[This being the second letter from Nat recently transcribed I was prepared for the "t" at the end of words not being crossed and looking more like an "n" but in this letter, which was perhaps written more rapidly, he seems to insert random periods and then continue on with the sentence. Also certain words seem to be capitalized despite not being at the beginning of a sentence. Apologies for any misinterpretations or errors.]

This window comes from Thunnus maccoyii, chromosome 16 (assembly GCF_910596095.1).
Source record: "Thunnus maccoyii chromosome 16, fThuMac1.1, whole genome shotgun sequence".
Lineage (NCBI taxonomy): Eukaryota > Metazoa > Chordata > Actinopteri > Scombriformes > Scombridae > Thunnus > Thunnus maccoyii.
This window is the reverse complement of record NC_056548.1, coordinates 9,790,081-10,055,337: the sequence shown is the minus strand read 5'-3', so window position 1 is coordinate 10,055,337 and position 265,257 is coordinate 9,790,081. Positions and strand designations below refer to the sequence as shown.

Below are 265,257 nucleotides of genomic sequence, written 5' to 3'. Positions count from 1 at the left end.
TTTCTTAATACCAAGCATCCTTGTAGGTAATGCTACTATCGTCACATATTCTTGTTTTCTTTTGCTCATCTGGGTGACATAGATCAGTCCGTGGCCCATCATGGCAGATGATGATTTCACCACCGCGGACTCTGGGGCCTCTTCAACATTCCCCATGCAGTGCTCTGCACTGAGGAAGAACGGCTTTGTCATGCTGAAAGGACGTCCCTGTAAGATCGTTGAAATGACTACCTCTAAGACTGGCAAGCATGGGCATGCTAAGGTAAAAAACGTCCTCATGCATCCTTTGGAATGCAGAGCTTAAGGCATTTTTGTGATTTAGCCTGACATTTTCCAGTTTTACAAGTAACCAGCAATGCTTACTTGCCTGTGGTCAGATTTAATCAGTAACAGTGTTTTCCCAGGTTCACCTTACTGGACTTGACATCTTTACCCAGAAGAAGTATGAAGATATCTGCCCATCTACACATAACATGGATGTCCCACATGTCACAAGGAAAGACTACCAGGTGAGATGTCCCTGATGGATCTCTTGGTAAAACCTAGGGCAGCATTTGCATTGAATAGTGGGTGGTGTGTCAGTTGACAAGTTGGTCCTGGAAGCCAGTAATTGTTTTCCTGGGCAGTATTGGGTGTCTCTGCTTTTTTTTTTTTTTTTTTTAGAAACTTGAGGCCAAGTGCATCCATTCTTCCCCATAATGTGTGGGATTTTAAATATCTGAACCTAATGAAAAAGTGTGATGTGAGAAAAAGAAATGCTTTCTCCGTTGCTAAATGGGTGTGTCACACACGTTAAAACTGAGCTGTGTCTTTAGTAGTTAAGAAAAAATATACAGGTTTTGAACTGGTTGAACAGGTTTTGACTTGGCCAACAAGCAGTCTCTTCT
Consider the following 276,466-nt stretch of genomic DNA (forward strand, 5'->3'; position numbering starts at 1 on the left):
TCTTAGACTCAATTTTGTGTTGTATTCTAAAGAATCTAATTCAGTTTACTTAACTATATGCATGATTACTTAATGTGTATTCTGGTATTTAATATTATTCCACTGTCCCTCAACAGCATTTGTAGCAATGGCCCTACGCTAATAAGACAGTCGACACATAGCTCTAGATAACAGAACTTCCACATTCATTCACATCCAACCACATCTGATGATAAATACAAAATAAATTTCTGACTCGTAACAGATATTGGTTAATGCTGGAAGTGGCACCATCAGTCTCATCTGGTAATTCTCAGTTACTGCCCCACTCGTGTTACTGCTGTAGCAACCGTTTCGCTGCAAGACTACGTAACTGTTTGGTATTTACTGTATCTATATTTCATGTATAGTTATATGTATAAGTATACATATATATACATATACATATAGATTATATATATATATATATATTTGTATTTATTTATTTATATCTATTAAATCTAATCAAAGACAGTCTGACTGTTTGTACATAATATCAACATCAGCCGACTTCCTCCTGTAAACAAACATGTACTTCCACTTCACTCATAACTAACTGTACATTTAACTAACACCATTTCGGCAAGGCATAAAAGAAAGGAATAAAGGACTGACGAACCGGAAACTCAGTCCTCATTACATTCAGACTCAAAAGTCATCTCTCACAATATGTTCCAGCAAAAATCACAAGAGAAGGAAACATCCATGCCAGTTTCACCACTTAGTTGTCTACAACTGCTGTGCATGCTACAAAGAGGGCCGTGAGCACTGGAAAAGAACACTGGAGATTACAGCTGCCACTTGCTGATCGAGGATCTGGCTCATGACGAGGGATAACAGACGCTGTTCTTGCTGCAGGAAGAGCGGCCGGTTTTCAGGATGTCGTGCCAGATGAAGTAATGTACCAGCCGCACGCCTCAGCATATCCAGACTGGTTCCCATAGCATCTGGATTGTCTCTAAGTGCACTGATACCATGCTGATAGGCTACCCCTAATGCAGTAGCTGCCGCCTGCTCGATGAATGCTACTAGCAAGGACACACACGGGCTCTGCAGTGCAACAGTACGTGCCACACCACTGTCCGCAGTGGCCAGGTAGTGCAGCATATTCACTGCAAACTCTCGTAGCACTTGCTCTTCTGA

Oct. 3rd 05 My Dear Lucie
Your letter arrived yesterday and found it on my arrival home from the City